PHOENIX -- State legislation that would have allowed business owners to refuse to serve gays for religious reasons likely won't impact Phoenix's chances of hosting the 2016 national convention, Arizona Republican Party officials said Thursday.
The Republican National Committee's focus in evaluating potential sites is on venues, transportation and security, Arizona GOP Chairman Robert Graham said.
``If anything, they want to have a fantastic venue and a city that has transportation and resources to support the venue.'' He said. ``Phoenix is most definitely capable of doing that.''
Gov. Jan Brewer on Wednesday vetoed Senate Bill 1062, which sparked a nationwide furor and evoked calls for businesses to boycott Arizona. Despite being nixed, the legislation and its effect on the state's image is still a hot topic of conversation. Complaints that the legislation basically legalized discrimination against gays and lesbians contrasts with recent efforts by Republicans to be more inclusive.
Graham and other representatives for the Arizona GOP, including former U.S. Sen. Jon Kyl, and Phoenix will present their bid to the RNC selection committee Monday in Washington, D.C.
Phoenix Councilman Bill Gates is among those heading to Washington. Gates, a Republican, voted in favor Tuesday of a council resolution asking Brewer to veto the bill. Even the fact that lawmakers approved such legislation won't cause irreparable damage to the state's image, he said.
``I think that people understand that what matters is the overall record of a state and we have a great record. We have a very diverse state. That's what people are going to look at, not at any individual one vote,'' Gates said.
Phoenix is one of eight cities party leaders are considering. Other cities in the running include Las Vegas, Denver, Dallas, Kansas City, Mo., and three in Ohio- Columbus, Cleveland and Cincinnati. The chosen city will be announced this fall.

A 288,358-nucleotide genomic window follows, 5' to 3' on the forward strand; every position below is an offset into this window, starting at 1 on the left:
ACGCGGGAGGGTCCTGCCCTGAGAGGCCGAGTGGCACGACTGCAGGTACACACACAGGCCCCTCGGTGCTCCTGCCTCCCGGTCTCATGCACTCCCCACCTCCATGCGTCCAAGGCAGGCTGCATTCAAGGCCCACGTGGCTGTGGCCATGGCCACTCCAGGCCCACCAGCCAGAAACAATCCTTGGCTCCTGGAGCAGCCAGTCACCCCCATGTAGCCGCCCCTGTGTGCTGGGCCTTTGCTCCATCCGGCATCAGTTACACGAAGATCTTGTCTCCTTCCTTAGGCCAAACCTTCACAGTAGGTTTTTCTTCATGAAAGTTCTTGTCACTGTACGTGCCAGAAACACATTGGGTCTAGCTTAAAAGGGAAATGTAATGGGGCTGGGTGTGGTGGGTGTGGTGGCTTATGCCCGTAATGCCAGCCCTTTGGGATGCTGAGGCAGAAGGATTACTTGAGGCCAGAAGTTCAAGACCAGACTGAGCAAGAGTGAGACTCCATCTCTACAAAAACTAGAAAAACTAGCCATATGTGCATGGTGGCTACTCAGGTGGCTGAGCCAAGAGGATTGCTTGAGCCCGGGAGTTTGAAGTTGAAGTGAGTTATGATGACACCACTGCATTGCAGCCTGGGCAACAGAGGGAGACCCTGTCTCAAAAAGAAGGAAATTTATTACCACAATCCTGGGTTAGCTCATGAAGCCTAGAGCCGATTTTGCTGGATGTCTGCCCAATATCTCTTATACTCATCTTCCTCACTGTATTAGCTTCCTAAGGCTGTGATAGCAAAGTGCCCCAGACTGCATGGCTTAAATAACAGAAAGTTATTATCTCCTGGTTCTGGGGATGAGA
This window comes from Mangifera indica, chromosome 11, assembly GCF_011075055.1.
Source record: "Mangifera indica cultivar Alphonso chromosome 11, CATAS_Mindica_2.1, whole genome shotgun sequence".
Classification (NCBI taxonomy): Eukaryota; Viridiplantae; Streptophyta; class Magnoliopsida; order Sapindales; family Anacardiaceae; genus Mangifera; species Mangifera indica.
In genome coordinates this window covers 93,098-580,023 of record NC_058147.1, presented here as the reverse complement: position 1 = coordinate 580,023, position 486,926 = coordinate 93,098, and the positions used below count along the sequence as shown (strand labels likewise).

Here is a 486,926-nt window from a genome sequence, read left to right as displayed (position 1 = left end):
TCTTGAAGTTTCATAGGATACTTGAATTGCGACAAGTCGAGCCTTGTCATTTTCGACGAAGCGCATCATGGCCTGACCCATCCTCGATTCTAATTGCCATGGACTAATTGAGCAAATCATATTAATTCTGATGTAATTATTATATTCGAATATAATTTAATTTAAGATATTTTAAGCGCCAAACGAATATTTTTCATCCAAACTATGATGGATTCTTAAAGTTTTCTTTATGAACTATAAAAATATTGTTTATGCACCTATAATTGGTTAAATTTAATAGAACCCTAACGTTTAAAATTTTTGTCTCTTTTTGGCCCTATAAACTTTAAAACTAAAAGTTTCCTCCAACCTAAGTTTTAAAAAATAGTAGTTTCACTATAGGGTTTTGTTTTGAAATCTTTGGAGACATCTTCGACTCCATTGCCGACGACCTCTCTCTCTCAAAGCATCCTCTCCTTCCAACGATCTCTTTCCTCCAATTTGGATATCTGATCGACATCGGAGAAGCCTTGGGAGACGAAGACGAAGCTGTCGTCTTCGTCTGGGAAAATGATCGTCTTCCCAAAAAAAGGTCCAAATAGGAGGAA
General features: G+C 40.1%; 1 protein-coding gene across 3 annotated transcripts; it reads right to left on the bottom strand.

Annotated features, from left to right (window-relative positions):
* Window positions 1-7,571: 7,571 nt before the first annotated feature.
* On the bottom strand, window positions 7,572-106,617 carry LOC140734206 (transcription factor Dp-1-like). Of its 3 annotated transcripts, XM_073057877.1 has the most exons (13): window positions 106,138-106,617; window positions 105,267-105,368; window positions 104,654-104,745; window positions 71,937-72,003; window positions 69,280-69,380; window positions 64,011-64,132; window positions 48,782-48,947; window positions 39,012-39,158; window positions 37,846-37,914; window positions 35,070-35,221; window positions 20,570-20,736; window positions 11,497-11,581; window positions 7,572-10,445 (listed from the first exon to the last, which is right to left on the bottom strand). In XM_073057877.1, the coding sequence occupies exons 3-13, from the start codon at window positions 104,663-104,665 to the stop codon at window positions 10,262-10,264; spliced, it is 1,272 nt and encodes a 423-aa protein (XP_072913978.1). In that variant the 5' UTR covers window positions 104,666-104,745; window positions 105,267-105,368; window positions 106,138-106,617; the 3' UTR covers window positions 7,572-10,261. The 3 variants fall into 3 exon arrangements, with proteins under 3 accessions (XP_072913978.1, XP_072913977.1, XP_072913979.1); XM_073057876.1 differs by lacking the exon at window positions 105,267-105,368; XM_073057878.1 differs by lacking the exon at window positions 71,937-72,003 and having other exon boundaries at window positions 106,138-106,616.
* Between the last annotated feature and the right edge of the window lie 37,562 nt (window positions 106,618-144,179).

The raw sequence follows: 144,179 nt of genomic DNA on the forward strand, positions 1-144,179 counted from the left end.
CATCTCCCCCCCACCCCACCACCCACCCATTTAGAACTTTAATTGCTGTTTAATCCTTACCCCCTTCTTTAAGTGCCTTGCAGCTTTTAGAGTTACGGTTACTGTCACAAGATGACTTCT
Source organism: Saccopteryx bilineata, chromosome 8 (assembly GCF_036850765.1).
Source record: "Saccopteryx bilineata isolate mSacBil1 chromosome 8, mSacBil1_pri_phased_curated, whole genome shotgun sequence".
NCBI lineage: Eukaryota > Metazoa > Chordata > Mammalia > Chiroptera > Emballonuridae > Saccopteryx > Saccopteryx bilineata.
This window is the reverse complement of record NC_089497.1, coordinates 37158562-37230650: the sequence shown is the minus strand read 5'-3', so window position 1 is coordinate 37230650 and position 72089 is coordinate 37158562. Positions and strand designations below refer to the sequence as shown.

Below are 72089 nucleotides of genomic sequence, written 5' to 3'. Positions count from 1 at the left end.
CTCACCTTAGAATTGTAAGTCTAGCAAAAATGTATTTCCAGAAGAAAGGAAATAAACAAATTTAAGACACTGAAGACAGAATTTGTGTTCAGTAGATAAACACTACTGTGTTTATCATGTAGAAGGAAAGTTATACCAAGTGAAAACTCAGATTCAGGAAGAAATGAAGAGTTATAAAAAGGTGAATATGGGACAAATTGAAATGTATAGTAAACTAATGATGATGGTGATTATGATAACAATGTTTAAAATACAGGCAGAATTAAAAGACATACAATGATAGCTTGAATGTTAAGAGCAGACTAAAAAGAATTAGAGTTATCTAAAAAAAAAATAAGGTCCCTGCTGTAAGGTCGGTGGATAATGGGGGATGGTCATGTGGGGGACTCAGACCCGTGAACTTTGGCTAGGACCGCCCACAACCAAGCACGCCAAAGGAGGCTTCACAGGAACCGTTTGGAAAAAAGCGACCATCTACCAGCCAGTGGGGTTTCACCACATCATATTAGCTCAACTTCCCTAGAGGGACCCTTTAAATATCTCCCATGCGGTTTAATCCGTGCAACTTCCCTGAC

If Phoenix wins hosting duties, the state GOP will have to raise $55 million through private and corporate donations, according to Graham. But the city would also invest some funds. Graham believes the city could see anywhere from $600 million to a half-billion dollars in spending.
``This is one of those opportunities that touches everybody- corporations, waiters, servers,'' he said. ``Given the venue, the opportunity, our capacity, the predictable weather, there's not much that would derail a successful event.''
GOP officials expect to hold their convention in the early summer of 2016, roughly two months sooner than has become the norm and at a time when Phoenix's usually sweltering summers are in full swing. Republicans plan to begin visiting potential sites later in the spring and will make their final pick by this fall.
In general, the RNC's site-selection committee looks at how much hotel and convention space a city can offer and how it would handle security and transportation, RNC spokesman Ryan Mahoney said. He declined to comment on how much weight, if any, would be given to the political climate in Phoenix.
``To speculate on a specific city before they come in and make their bids, I don't think that's fair to the other cities,'' he said.
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